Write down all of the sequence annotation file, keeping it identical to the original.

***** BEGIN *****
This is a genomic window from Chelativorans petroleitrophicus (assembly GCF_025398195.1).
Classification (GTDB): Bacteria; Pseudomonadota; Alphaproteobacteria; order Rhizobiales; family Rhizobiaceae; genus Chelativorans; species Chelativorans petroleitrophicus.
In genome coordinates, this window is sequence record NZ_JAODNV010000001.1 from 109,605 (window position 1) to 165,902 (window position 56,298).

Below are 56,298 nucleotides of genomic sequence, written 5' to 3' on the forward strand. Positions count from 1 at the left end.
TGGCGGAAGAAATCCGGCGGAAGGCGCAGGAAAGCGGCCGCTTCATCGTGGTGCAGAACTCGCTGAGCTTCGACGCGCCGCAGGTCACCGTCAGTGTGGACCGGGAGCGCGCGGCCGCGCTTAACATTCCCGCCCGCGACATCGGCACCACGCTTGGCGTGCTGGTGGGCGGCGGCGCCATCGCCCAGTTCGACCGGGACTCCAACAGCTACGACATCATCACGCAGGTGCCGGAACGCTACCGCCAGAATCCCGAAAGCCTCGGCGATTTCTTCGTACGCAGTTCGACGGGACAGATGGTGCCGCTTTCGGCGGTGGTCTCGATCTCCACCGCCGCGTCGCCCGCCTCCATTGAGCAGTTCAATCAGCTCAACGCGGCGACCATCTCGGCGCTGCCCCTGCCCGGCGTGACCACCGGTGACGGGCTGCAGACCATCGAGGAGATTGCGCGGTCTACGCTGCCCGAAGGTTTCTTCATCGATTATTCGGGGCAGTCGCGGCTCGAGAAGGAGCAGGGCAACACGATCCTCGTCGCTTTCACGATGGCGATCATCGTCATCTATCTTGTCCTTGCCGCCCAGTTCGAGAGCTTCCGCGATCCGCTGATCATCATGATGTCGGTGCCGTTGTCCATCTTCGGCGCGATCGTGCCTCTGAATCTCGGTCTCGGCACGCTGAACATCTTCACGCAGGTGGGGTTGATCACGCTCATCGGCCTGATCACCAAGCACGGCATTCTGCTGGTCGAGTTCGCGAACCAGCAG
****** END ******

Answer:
This is a genomic window from Chelativorans petroleitrophicus (assembly GCF_025398195.1).
Classification (GTDB): Bacteria; Pseudomonadota; Alphaproteobacteria; order Rhizobiales; family Rhizobiaceae; genus Chelativorans; species Chelativorans petroleitrophicus.
In genome coordinates, this window is sequence record NZ_JAODNV010000001.1 from 109,605 (window position 1) to 165,902 (window position 56,298).

Below are 56,298 nucleotides of genomic sequence, written 5' to 3' on the forward strand. Positions count from 1 at the left end.
TGGCGGAAGAAATCCGGCGGAAGGCGCAGGAAAGCGGCCGCTTCATCGTGGTGCAGAACTCGCTGAGCTTCGACGCGCCGCAGGTCACCGTCAGTGTGGACCGGGAGCGCGCGGCCGCGCTTAACATTCCCGCCCGCGACATCGGCACCACGCTTGGCGTGCTGGTGGGCGGCGGCGCCATCGCCCAGTTCGACCGGGACTCCAACAGCTACGACATCATCACGCAGGTGCCGGAACGCTACCGCCAGAATCCCGAAAGCCTCGGCGATTTCTTCGTACGCAGTTCGACGGGACAGATGGTGCCGCTTTCGGCGGTGGTCTCGATCTCCACCGCCGCGTCGCCCGCCTCCATTGAGCAGTTCAATCAGCTCAACGCGGCGACCATCTCGGCGCTGCCCCTGCCCGGCGTGACCACCGGTGACGGGCTGCAGACCATCGAGGAGATTGCGCGGTCTACGCTGCCCGAAGGTTTCTTCATCGATTATTCGGGGCAGTCGCGGCTCGAGAAGGAGCAGGGCAACACGATCCTCGTCGCTTTCACGATGGCGATCATCGTCATCTATCTTGTCCTTGCCGCCCAGTTCGAGAGCTTCCGCGATCCGCTGATCATCATGATGTCGGTGCCGTTGTCCATCTTCGGCGCGATCGTGCCTCTGAATCTCGGTCTCGGCACGCTGAACATCTTCACGCAGGTGGGGTTGATCACGCTCATCGGCCTGATCACCAAGCACGGCATTCTGCTGGTCGAGTTCGCGAACCAGCAG